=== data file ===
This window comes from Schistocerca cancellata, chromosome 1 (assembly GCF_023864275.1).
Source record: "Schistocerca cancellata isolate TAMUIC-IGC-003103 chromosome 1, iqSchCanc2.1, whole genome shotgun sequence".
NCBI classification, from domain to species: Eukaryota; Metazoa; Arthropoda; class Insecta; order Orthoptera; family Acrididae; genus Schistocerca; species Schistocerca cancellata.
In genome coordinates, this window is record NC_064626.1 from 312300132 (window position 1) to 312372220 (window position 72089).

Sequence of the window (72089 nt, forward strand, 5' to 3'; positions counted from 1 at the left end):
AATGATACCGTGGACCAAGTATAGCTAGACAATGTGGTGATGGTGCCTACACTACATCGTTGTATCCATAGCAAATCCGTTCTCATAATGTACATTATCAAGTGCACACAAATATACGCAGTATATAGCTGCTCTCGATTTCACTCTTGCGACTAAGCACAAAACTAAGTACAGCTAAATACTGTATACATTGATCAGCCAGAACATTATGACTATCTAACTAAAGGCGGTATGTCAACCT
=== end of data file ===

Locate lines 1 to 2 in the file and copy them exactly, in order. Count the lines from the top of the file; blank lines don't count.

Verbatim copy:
This window comes from Schistocerca cancellata, chromosome 1 (assembly GCF_023864275.1).
Source record: "Schistocerca cancellata isolate TAMUIC-IGC-003103 chromosome 1, iqSchCanc2.1, whole genome shotgun sequence".